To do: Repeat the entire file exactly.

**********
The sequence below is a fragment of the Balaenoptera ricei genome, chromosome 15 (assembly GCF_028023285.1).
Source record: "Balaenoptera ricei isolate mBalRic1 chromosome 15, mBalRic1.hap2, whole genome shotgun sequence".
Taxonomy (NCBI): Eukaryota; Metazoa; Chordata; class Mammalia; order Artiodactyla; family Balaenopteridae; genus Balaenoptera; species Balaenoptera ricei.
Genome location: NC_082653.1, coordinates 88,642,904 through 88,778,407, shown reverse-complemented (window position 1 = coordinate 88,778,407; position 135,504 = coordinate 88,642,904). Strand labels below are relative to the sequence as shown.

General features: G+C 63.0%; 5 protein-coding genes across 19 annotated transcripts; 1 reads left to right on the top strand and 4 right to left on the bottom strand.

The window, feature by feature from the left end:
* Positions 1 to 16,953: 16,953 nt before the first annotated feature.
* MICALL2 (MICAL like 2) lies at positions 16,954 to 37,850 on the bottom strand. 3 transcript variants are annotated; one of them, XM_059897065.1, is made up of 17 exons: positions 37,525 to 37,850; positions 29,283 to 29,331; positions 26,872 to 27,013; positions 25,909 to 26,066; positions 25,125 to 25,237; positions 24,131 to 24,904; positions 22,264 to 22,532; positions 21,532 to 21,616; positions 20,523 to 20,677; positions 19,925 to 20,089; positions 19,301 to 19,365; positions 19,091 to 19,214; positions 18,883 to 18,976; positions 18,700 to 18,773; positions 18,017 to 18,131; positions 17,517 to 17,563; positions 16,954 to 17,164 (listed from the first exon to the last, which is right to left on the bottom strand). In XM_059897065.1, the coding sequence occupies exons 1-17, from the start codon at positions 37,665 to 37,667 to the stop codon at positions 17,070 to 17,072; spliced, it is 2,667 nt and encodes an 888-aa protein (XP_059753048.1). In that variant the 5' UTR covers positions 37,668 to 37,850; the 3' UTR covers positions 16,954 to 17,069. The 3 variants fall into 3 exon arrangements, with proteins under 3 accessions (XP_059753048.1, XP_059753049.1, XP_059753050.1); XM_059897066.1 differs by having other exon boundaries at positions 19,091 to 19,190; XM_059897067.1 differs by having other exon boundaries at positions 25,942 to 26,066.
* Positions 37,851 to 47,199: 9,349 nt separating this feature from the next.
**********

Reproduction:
The sequence below is a fragment of the Balaenoptera ricei genome, chromosome 15 (assembly GCF_028023285.1).
Source record: "Balaenoptera ricei isolate mBalRic1 chromosome 15, mBalRic1.hap2, whole genome shotgun sequence".
Taxonomy (NCBI): Eukaryota; Metazoa; Chordata; class Mammalia; order Artiodactyla; family Balaenopteridae; genus Balaenoptera; species Balaenoptera ricei.
Genome location: NC_082653.1, coordinates 88,642,904 through 88,778,407, shown reverse-complemented (window position 1 = coordinate 88,778,407; position 135,504 = coordinate 88,642,904). Strand labels below are relative to the sequence as shown.

General features: G+C 63.0%; 5 protein-coding genes across 19 annotated transcripts; 1 reads left to right on the top strand and 4 right to left on the bottom strand.

The window, feature by feature from the left end:
* Positions 1 to 16,953: 16,953 nt before the first annotated feature.
* MICALL2 (MICAL like 2) lies at positions 16,954 to 37,850 on the bottom strand. 3 transcript variants are annotated; one of them, XM_059897065.1, is made up of 17 exons: positions 37,525 to 37,850; positions 29,283 to 29,331; positions 26,872 to 27,013; positions 25,909 to 26,066; positions 25,125 to 25,237; positions 24,131 to 24,904; positions 22,264 to 22,532; positions 21,532 to 21,616; positions 20,523 to 20,677; positions 19,925 to 20,089; positions 19,301 to 19,365; positions 19,091 to 19,214; positions 18,883 to 18,976; positions 18,700 to 18,773; positions 18,017 to 18,131; positions 17,517 to 17,563; positions 16,954 to 17,164 (listed from the first exon to the last, which is right to left on the bottom strand). In XM_059897065.1, the coding sequence occupies exons 1-17, from the start codon at positions 37,665 to 37,667 to the stop codon at positions 17,070 to 17,072; spliced, it is 2,667 nt and encodes an 888-aa protein (XP_059753048.1). In that variant the 5' UTR covers positions 37,668 to 37,850; the 3' UTR covers positions 16,954 to 17,069. The 3 variants fall into 3 exon arrangements, with proteins under 3 accessions (XP_059753048.1, XP_059753049.1, XP_059753050.1); XM_059897066.1 differs by having other exon boundaries at positions 19,091 to 19,190; XM_059897067.1 differs by having other exon boundaries at positions 25,942 to 26,066.
* Positions 37,851 to 47,199: 9,349 nt separating this feature from the next.